Of these biometric systems, fingerprint is the most prevalent because it has been in use in non-digital formats for decades. Facial recognition is the second most used, followed by hand geometry and iris.
A Smart Resolution
Whether it’s a fingerprint, face, hand, or iris, biometric systems follow the same general format. A camera on the front end of the biometric system takes a high-resolution photo of the person during enrollment, which can be active or passive as in the case of extracting facial or iris biometrics from surveillance cameras. An algorithm analyzes the features of the image looking for key minutia, and the resulting pattern is then converted into a mathematic value that can be stored in a smaller footprint than the original image. This is called enrollment. During identification and verification, the process repeats itself, and the acquired image is analyzed and checked against the stored database value to identify an individual.
Dr. Joseph Atick of L-1 Identity Solutions (Stamford, Connecticut) has spoken at several conferences on biometrics and says that the technology, standards and practices are maturing to a point where the biometric industry is able to suggest specific imaging requirements for different types of biometric systems.
‘‘Biometrics has definitely benefited from the CMOS camera revolution and the cheaper, faster cameras that CMOS delivers, as well as the advent of high-definition cameras,’‘ explains Atick. ‘‘Automated gain control is also important, but we’re looking for a closed-loop automated gain control circuit that can establish the gain specific to the face, and not just the background.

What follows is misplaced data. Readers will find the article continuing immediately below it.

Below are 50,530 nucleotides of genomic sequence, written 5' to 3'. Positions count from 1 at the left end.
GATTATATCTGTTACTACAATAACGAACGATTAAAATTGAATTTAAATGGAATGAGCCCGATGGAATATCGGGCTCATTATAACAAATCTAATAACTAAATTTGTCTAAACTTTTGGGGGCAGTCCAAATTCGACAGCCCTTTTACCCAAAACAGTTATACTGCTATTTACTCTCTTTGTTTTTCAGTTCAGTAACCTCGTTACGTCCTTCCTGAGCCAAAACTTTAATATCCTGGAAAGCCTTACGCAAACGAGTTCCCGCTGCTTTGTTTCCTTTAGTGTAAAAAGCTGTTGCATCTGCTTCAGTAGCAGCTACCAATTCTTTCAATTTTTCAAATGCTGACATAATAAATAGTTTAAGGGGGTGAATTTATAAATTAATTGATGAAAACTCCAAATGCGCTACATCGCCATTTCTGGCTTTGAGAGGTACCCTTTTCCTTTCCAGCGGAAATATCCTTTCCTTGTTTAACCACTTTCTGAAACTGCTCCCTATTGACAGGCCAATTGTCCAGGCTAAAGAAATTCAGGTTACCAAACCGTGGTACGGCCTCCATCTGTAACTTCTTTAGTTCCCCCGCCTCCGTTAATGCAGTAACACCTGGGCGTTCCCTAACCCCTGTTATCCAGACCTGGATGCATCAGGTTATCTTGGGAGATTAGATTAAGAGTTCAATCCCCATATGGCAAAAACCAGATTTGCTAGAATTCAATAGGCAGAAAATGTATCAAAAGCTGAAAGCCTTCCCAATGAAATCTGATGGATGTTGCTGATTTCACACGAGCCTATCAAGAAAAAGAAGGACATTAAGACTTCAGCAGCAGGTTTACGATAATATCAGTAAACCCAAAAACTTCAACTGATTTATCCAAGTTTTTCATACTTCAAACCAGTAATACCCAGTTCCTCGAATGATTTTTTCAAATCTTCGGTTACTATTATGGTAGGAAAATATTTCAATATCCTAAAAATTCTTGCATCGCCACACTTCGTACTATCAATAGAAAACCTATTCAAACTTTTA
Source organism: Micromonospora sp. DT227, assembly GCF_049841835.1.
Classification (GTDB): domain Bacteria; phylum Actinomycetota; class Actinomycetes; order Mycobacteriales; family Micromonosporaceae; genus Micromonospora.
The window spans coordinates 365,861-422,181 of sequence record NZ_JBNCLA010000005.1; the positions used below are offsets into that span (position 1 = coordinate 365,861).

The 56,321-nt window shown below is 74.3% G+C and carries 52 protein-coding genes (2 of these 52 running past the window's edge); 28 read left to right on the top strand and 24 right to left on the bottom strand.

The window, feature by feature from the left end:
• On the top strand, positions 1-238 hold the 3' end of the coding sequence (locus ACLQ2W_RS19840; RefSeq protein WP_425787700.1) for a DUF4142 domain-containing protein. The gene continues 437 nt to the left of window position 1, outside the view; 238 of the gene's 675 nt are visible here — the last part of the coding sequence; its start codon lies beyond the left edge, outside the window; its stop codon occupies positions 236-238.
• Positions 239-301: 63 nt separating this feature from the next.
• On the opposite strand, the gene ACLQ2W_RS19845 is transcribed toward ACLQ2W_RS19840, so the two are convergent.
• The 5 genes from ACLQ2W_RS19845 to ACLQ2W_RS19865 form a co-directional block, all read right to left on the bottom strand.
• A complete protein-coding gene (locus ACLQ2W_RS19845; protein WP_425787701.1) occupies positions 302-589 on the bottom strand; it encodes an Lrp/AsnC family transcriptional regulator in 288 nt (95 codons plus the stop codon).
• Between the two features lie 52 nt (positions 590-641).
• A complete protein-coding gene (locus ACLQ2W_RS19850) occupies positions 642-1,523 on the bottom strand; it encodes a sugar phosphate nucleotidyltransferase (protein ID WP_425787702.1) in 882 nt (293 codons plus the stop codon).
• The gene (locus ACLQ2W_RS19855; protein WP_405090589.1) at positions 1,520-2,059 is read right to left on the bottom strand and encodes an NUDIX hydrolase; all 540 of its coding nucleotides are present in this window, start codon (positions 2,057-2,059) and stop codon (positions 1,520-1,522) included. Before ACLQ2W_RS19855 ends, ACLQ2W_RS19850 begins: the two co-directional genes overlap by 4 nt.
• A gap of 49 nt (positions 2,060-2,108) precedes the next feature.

‘‘Smart cameras are also something the biometric industry needs,’‘ continues Atick. ‘‘More than just the output of the digital frame, we need the cameras to be able to just output the face, for example. We would like more image processing on the board, particularly for face and eye finding when subjects are on the move. Image processing can remove eye lashes, for example, and insure image quality. We’ve been very impressed with Texas Instrument’s DaVinci image processing card for developing these types of applications.’‘
‘‘DaVinci was specifically designed to ease the development of vision and imaging based applications,’‘ said Brooke Williams, Texas Instruments ' Vision Business Manager (Stafford, Texas). ‘‘Biometrics, automotive driver assistance systems like lane departure and blind spot detection, and machine vision smart cameras are perfect examples of applications that benefit from the holistic approach of DaVinci technology by offering leading silicon, software, hardware tools and support that are all optimized for vision and imaging to allow customers to offer lower cost, differentiated solutions to the market.’‘ As more processing finds its way into the camera, it will also reduce the need for high-bandwidth I/O and networks.
‘‘We like gigabit cameras that are offered by companies like Prosilica (Burnaby, British Columbia, Canada) says Dr. Juergen Pampus, Vice President of Sales and Marketing for Cognitec Systems (Dresden, Germany). ‘‘We need high bandwidth. It’s not only the resolution of the image, but also that we can’t introduce any artifacts by compressing the image. We needed an uncompressed image, and if that’s a 3 megapixel image at 10 to 20 fps, you need bandwidth to handle that transfer. These cameras are also easily integrated into a network, which helps, but it’s the bandwidth that we need today.’‘